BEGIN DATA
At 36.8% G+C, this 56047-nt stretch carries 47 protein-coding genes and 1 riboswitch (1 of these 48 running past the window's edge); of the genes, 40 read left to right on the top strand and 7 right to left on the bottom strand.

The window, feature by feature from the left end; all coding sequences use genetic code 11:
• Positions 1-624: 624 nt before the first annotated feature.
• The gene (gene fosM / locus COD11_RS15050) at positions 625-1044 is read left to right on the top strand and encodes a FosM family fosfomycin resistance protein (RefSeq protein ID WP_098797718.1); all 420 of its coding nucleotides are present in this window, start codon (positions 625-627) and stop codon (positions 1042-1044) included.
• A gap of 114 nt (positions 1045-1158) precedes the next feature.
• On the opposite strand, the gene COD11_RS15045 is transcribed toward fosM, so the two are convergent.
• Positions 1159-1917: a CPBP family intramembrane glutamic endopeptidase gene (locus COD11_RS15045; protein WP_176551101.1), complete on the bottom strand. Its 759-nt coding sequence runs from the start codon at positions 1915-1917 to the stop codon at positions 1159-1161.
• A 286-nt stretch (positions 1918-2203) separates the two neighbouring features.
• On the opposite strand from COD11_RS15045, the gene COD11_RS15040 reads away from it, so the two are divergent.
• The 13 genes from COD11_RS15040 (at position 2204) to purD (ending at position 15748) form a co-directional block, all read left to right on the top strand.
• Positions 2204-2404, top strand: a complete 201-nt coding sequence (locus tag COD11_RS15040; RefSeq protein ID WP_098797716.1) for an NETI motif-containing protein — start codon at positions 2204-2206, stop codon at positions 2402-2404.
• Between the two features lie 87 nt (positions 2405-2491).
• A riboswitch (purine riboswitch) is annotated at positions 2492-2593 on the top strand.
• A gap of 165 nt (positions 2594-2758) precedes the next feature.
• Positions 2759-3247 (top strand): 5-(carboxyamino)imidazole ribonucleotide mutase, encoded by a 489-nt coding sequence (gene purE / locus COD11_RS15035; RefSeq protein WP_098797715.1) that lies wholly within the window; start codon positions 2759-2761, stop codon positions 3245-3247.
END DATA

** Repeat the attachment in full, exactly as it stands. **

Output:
At 36.8% G+C, this 56047-nt stretch carries 47 protein-coding genes and 1 riboswitch (1 of these 48 running past the window's edge); of the genes, 40 read left to right on the top strand and 7 right to left on the bottom strand.

The window, feature by feature from the left end; all coding sequences use genetic code 11:
• Positions 1-624: 624 nt before the first annotated feature.
• The gene (gene fosM / locus COD11_RS15050) at positions 625-1044 is read left to right on the top strand and encodes a FosM family fosfomycin resistance protein (RefSeq protein ID WP_098797718.1); all 420 of its coding nucleotides are present in this window, start codon (positions 625-627) and stop codon (positions 1042-1044) included.
• A gap of 114 nt (positions 1045-1158) precedes the next feature.
• On the opposite strand, the gene COD11_RS15045 is transcribed toward fosM, so the two are convergent.
• Positions 1159-1917: a CPBP family intramembrane glutamic endopeptidase gene (locus COD11_RS15045; protein WP_176551101.1), complete on the bottom strand. Its 759-nt coding sequence runs from the start codon at positions 1915-1917 to the stop codon at positions 1159-1161.
• A 286-nt stretch (positions 1918-2203) separates the two neighbouring features.
• On the opposite strand from COD11_RS15045, the gene COD11_RS15040 reads away from it, so the two are divergent.
• The 13 genes from COD11_RS15040 (at position 2204) to purD (ending at position 15748) form a co-directional block, all read left to right on the top strand.
• Positions 2204-2404, top strand: a complete 201-nt coding sequence (locus tag COD11_RS15040; RefSeq protein ID WP_098797716.1) for an NETI motif-containing protein — start codon at positions 2204-2206, stop codon at positions 2402-2404.
• Between the two features lie 87 nt (positions 2405-2491).
• A riboswitch (purine riboswitch) is annotated at positions 2492-2593 on the top strand.
• A gap of 165 nt (positions 2594-2758) precedes the next feature.
• Positions 2759-3247 (top strand): 5-(carboxyamino)imidazole ribonucleotide mutase, encoded by a 489-nt coding sequence (gene purE / locus COD11_RS15035; RefSeq protein WP_098797715.1) that lies wholly within the window; start codon positions 2759-2761, stop codon positions 3245-3247.